ACKNOWLEDGMENTS The authors wish to thank Sumitomo Metal Industries, Ltd. for allowing publication of this study. The assistance and discussion of co-workers in the laboratories are gratefully acknowledged. REFERENCES 1. K. Kobayashi, T. Omura, N. Takahashi, I. Minato and A. Yamamoto, High strength sour grade line pipe X70, Pipeline Technology Conference, paper no. Ostend2009022 (Ostend, 2009). 2. K. Kobayashi, T. Omura, N. Takahashi, I. Minato and A. Yamamoto, Advanced technologies for manufacturing high strength sour grade UOE line pipe, International Pipeline Conference, paper no. IPC2010-31106 (Calgary, 2010). 3. C. M. Fowler and F. A. Golightly, The influence of residual stress of pipeline circumferential welds for sour service, Pipeline Technology Conference, 18.33-18.46 (Ostend, 1990) 4. J. D. Harston, J. A. King, T. Kushida and T. Takeuchi, Full-ring test evaluation of linepipe steels for sour service, Corrosion/92, paper no. 39 (Houston, TX: NACE, 1992) 5. C. M. Fowler and M. Himeman, The full ring test enables detection of susceptibility to cracking in sour service, Corrosion/99, paper no.608 (Houston, TX: NACE, 1999) 6. Oti 95 635, A test method to determine the Susceptibility to cracking of linepipe steels in sour service, U.K. Health and Safety Executive (HSE), 1996, ISBN 0-7176 1216-3, HSE Books, http://books.hse.gov.uk 7. NACE Standard TM0284-2003, Evaluation of pipeline and pressure vessel steels for resistance to hydrogen-induced cracking (Houston, TX: NACE, 2003) 8. NACE Standard TM0177-2005, Laboratory testing of metal for resistance to specific forms of environment cracking in H2S environments (Houston, TX: NACE, 2005) 9. NACE MR0175 / ISO 15156-2, Petroleum and natural gas industries - Materials for use in H2S-containing environments in oil and gas production - Part 2 (NACE/ANSI/ISO 2003) 10. EFC (The European Federation of Corrosion) Number 16, Guidelines on materials requirements for carbon and low alloy steels for H2S-containing environments in oil and gas production (1995 11. I. Takeuchi, T. Kushida, S. Okaguchi, A. Yamamoto and M. Miura, Development of high strength line pipe for sour service and full ring evaluation in sour environment OMAE2004-51028 (2004) 12. J. Kraegeloh, C. Bosch, H. Brauer and A. Kulgemeyer, Effect of residual stresses on the HIC resistance of ERW pipes for line pipe applications Corrosion/2011, paper no. 11107 (Houston, TX: NACE, 2011)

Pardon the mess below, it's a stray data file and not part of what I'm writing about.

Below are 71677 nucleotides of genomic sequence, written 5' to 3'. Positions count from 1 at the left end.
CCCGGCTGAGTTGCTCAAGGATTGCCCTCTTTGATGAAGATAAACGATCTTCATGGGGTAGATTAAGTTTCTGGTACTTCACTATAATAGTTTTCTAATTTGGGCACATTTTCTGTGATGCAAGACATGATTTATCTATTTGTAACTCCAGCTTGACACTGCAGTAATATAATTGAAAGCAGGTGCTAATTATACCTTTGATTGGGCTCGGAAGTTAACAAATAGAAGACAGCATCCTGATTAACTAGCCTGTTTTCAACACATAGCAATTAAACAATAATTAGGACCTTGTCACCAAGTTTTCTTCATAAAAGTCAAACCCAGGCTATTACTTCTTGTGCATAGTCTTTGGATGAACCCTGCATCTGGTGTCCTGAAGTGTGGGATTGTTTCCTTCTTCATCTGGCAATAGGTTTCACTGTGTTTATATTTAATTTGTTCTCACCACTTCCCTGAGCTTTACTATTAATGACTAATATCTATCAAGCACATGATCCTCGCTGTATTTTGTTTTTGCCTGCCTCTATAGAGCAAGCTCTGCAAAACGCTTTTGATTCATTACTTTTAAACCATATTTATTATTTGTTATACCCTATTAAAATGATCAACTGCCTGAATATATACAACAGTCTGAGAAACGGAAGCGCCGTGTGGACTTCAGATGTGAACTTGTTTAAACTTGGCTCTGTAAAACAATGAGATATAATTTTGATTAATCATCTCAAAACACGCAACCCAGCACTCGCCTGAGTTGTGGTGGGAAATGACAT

Copyright 2012 by ASME

13. C. Bosch, T. Herrmann and J. P. Jansen, Fit-for-purpose HIC assessment of large-diameter pipes for sour service application, Corrosion/2006, paper no. 06124 (Houston, TX: NACE, 2006) 14. J. Kittel, J. W. Martin, T. Cassagne and C. Bosch, Hydrogen Induced Cracking (HIC) assessment of low alloy steel linepipe for sour service application - laboratory testing, EUROCORR/2007, paper no.1355 (Freiburg, 2007) 15. J. Kittel, J. W. Martin, T. Cassagne and C. Bosch, Hydrogen Induced Cracking (HIC) - laboratory testing assessment of low alloy steel linepipe, Corrosion/2008, paper no. 08110 (Houston, TX: NACE, 2008) 16. T. Haase, C. Bosch, A. Liessem and J. Schroeder, HIC testing of heavy-wall LSAW pipe for mild sour service applications, EUROCORR/2009, paper no. 8009 (Nice, 2009)

17. J. Kittel, V. Smanio, L. Garnier and X. Lefebvre, Hydrogen induced cracking (HIC) testing of low alloy steel in sour environment - impact of time of exposure on the extent of damage, EUROCORR/2009, paper no.7800 (Nice, 2009) 18. C. Bosch, T. Haase, A. Loessem and J. Schroder, HIC performance of heavy wall large-diameter pipes for sour service applications under fit-for-service conditions, Corrosion/2010, paper no. 10280 (Houston, TX: NACE, 2010) 19. K. Kobayashi, T. Omura, H. Asahi, M. Sawamura, M. Okatsu and M. Kimura, HLPs study on HIC evaluation method in mildly sour environments for high strength line pipe steel, Corrosion/2012, paper no. 12000 (Houston, TX: NACE, 2012) 20. R. J. Pargeter, Susceptibility to SOHIC for Linepipe and Pressure Vessel Steels Review of Current Knowledge Corrosion/2007, paper no. 07115 (Houston, TX: NACE, 2007)

Copyright 2012 by ASME